The Mandalorian star Giancarlo Esposito has suggested that the show's third season could be released in the next few months.
Speaking on the Rick Eisen show (thanks to Reddit for the catch), Esposito – who portrays Galactic Empire commander Moff Gideon in the Star Wars show – seemingly confirmed its return would be "sometime this summer".
Actor Carl Weathers , who plays Greef Karga in the Disney Plus series, recently revealed that production on The Mandalorian season 3 only wrapped in late March. Even so, Esposito claims that the show's next instalment is "coming soon", and that we may even see it within the next few months.
"You'll get it soon," Esposito said when asked when season 3 would launch. "I've got a few little things to do, in regard to that, to put the finishing touches on what I do. But I believe it'll be sometime this summer. No date set, but coming soon."
The Mandalorian season 2 aired in December 2020, so it's been nearly 18 months since the show's last instalment. However, Star Wars fans were reunited with 'Mando' (and Grogu!) in The Book of Boba Fett , with the pair appearing in many of the spin-off show's later episodes.
After the duo helped Boba, Fennec Shand, and company defeat the Pike Syndicate, 'Mando' and Grogu were seen flying off into the galaxy in the former's refurnished Naboo starfighter. Understandably, we're unsure where they've headed off to. But, rest assured, the likes of Moff Gideon (despite his imprisonment in The Mandalorian season 2 finale) and other potential foes won't be far behind them.
Analysis: will The Mandalorian season 3 launch this summer?
As great as it would be to see The Mandalorian season 3 launch this summer (or this winter, for those in the southern hemisphere), we're not sure it will.
Why? Because, despite filming wrapping on the show's other two seasons in early 2019 and 2020 respectively, seasons 1 and 2 didn't arrive on Disney Plus until November 2019 and December 2020.
Principal photography ended on the series' first season in February 2019, meaning that there was a nine-month wait for the Star Wars show to debut on Disney's streaming service. Meanwhile, season 2 wrapped in March 2020 but, again, it wasn't released for nine months.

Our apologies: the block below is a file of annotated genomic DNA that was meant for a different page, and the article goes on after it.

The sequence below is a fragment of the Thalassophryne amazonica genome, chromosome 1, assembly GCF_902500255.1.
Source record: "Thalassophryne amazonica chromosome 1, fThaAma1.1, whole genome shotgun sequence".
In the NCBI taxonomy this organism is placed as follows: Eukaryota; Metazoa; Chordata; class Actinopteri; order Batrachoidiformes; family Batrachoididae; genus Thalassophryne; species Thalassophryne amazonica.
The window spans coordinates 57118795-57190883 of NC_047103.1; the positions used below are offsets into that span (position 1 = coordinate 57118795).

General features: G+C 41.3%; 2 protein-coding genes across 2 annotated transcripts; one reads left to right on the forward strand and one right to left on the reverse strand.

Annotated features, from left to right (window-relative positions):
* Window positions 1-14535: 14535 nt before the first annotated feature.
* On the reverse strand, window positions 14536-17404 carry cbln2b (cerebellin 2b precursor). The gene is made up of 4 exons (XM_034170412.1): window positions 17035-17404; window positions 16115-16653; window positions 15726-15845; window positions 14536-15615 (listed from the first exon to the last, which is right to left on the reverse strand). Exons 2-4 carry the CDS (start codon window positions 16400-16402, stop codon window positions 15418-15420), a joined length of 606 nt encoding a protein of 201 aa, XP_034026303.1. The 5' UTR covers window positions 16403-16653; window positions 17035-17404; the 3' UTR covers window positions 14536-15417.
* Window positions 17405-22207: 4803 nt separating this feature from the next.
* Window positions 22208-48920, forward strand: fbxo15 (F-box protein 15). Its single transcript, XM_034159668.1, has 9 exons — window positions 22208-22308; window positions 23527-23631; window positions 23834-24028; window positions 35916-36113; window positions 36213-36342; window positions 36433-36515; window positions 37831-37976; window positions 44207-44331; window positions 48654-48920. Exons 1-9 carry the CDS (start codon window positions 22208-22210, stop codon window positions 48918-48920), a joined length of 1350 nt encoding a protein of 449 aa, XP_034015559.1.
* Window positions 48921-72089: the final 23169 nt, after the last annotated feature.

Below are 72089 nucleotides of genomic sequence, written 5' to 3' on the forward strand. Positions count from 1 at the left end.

Taking those two seasons into consideration, we'd be surprised if The Mandalorian's third season landed this summer. Sure, summer runs from June to August, so technically season 3 could be released in late August, proving Esposito right.
Given the show's long post-production phase, though, we suspect that the show won't grace our screens until this fall – i September at the very earliest. After all, Obi-Wan Kenobi's standalone series is due to air on Disney Plus between May 27 and June 24, while Ms Marvel – the next MCU TV show – will run from June 8 to July 13. It's unlikely, then, that Lucasfilm and Disney would release The Mandalorian season 3 alongside either of those projects.
The release date for The Bad Batch season 2 is likely to affect Mando's next outing, too. A Star Wars Celebration panel, which will be held on May 29 , will reveal more about this show's next instalment, and we'd expect a launch date to be announced then. Earlier this year, a leaker suggested that The Bad Batch season 2 had a spring 2022 launch window , but that's sure to have been pushed back due to Obi-Wan and Ms Marvel.
Hopefully, it won't be too long before we receive official confirmation on The Mandalorian season 3's release date. Writer-executive producer Jon Favreau, and fellow producer Dave Filoni, will be discussing The Mandalorian at a Star Wars Celebration panel on May 28 , with the duo expected to tease the show's next entry. Fingers crossed, then, that a launch date announcement is coming soon.